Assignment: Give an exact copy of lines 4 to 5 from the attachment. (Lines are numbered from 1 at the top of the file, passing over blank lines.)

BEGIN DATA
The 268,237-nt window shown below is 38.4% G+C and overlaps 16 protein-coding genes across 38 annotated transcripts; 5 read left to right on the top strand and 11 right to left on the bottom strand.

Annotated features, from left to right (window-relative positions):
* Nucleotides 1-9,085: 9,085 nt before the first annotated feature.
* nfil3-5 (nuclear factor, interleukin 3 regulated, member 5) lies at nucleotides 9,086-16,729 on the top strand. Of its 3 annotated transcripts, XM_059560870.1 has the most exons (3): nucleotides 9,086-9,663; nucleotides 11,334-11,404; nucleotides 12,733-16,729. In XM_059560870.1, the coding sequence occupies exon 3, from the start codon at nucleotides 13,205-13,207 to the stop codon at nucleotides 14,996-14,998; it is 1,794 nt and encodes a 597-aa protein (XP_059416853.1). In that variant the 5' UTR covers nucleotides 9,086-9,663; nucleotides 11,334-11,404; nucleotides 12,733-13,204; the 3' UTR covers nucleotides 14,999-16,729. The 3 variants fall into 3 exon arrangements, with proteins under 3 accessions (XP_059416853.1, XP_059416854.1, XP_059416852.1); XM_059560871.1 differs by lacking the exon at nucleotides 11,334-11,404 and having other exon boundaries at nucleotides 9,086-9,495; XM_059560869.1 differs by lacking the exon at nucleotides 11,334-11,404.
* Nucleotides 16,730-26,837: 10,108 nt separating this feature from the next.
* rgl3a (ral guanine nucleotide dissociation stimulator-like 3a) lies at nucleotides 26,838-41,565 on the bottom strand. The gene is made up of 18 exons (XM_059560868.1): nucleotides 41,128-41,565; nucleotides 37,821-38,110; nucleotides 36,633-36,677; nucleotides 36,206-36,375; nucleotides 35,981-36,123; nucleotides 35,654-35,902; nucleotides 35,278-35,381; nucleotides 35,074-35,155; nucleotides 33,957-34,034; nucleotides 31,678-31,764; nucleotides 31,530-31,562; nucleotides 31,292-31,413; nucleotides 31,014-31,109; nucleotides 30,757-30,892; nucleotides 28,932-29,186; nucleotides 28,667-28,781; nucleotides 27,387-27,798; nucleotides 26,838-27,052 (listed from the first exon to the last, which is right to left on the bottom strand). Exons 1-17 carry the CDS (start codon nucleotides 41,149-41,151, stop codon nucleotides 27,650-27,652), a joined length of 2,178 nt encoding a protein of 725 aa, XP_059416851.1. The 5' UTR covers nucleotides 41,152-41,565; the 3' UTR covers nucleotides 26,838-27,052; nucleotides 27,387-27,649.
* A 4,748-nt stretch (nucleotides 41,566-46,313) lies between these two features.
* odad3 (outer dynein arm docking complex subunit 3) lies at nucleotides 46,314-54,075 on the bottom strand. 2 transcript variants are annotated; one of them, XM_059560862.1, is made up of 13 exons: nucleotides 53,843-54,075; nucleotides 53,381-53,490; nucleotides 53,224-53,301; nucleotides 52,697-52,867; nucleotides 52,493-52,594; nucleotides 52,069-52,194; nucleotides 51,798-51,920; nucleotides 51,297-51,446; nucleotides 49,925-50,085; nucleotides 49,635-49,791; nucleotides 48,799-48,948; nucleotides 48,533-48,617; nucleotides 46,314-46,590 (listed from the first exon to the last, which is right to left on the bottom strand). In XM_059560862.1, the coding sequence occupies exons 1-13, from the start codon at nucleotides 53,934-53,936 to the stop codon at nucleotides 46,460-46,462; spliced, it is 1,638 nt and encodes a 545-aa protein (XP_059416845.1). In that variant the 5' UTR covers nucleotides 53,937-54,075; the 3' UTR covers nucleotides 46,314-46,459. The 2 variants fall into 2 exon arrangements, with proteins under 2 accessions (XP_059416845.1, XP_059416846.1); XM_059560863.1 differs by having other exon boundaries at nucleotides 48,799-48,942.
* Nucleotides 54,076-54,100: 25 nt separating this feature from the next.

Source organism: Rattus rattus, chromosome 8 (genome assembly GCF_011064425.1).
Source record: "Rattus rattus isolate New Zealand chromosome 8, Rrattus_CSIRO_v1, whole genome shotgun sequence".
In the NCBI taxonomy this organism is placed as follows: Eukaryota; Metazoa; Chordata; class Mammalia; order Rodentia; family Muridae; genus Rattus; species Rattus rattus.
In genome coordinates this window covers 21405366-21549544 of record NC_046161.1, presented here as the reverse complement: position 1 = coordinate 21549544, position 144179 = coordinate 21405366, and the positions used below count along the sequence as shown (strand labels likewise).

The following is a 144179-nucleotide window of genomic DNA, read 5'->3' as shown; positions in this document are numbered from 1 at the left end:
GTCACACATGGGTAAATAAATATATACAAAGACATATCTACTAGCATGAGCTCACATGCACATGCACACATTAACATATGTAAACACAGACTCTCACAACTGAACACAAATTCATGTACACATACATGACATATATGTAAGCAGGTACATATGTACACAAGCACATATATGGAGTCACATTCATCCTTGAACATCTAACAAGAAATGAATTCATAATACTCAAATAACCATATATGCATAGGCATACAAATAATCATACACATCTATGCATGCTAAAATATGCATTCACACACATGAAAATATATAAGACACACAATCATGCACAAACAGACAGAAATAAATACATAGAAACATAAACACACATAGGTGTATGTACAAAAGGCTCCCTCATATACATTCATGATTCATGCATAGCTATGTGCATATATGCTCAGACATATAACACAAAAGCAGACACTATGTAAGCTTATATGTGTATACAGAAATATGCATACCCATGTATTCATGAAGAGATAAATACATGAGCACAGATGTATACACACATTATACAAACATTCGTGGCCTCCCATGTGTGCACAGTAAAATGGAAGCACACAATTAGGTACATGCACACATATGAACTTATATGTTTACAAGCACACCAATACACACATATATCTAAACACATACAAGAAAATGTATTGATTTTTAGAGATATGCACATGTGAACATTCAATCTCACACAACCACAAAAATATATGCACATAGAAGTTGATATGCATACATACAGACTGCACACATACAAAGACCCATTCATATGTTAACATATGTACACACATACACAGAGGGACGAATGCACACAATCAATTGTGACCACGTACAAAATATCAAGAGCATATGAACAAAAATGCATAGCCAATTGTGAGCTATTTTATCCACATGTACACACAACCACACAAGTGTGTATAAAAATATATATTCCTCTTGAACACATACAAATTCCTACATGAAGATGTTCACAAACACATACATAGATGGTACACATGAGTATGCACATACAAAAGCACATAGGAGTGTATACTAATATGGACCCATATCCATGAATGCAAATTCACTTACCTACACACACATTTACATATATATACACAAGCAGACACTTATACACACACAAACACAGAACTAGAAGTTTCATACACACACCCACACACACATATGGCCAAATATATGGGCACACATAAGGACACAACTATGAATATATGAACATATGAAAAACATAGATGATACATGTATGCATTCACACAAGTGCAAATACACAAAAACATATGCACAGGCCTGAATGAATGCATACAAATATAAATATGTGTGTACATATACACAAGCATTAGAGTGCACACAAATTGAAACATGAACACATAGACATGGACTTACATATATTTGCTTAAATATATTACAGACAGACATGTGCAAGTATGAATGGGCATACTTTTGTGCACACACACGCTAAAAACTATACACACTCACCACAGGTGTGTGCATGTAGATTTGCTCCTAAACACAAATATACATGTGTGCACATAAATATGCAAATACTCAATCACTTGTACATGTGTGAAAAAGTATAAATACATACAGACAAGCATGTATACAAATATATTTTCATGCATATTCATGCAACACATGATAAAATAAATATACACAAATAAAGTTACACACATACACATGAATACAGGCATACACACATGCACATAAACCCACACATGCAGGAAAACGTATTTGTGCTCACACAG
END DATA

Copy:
* nfil3-5 (nuclear factor, interleukin 3 regulated, member 5) lies at nucleotides 9,086-16,729 on the top strand. Of its 3 annotated transcripts, XM_059560870.1 has the most exons (3): nucleotides 9,086-9,663; nucleotides 11,334-11,404; nucleotides 12,733-16,729. In XM_059560870.1, the coding sequence occupies exon 3, from the start codon at nucleotides 13,205-13,207 to the stop codon at nucleotides 14,996-14,998; it is 1,794 nt and encodes a 597-aa protein (XP_059416853.1). In that variant the 5' UTR covers nucleotides 9,086-9,663; nucleotides 11,334-11,404; nucleotides 12,733-13,204; the 3' UTR covers nucleotides 14,999-16,729. The 3 variants fall into 3 exon arrangements, with proteins under 3 accessions (XP_059416853.1, XP_059416854.1, XP_059416852.1); XM_059560871.1 differs by lacking the exon at nucleotides 11,334-11,404 and having other exon boundaries at nucleotides 9,086-9,495; XM_059560869.1 differs by lacking the exon at nucleotides 11,334-11,404.
* Nucleotides 16,730-26,837: 10,108 nt separating this feature from the next.